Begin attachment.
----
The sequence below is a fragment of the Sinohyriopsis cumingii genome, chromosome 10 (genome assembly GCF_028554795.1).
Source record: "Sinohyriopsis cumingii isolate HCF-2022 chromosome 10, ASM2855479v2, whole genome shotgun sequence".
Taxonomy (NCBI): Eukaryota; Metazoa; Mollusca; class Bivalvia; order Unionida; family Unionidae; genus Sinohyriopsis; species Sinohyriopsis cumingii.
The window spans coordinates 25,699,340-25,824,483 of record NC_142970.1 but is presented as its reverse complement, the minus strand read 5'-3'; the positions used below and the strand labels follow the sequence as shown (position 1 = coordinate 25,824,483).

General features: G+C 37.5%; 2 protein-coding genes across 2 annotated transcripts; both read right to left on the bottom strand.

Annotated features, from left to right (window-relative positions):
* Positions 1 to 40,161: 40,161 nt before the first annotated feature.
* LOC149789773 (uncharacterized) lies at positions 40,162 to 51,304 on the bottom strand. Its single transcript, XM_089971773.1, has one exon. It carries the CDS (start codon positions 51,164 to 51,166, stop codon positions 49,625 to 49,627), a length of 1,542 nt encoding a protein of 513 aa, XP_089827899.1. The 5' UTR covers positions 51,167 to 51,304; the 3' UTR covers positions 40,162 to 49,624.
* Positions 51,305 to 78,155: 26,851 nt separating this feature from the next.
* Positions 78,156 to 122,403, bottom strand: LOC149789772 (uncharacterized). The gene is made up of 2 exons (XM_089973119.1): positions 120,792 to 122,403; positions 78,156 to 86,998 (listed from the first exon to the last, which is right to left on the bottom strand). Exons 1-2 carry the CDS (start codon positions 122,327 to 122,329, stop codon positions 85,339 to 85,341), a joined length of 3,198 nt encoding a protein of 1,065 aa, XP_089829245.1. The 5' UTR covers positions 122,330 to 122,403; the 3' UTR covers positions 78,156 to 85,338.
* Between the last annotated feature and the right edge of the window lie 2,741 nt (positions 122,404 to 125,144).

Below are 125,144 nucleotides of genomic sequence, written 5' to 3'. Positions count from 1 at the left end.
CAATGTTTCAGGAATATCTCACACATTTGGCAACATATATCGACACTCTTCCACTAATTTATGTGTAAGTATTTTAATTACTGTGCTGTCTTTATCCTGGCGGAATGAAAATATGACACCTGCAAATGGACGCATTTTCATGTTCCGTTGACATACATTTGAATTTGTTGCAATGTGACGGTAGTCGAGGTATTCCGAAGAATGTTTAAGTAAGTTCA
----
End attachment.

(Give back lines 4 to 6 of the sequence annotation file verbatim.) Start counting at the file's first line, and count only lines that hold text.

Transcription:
The window spans coordinates 25,699,340-25,824,483 of record NC_142970.1 but is presented as its reverse complement, the minus strand read 5'-3'; the positions used below and the strand labels follow the sequence as shown (position 1 = coordinate 25,824,483).

General features: G+C 37.5%; 2 protein-coding genes across 2 annotated transcripts; both read right to left on the bottom strand.

Annotated features, from left to right (window-relative positions):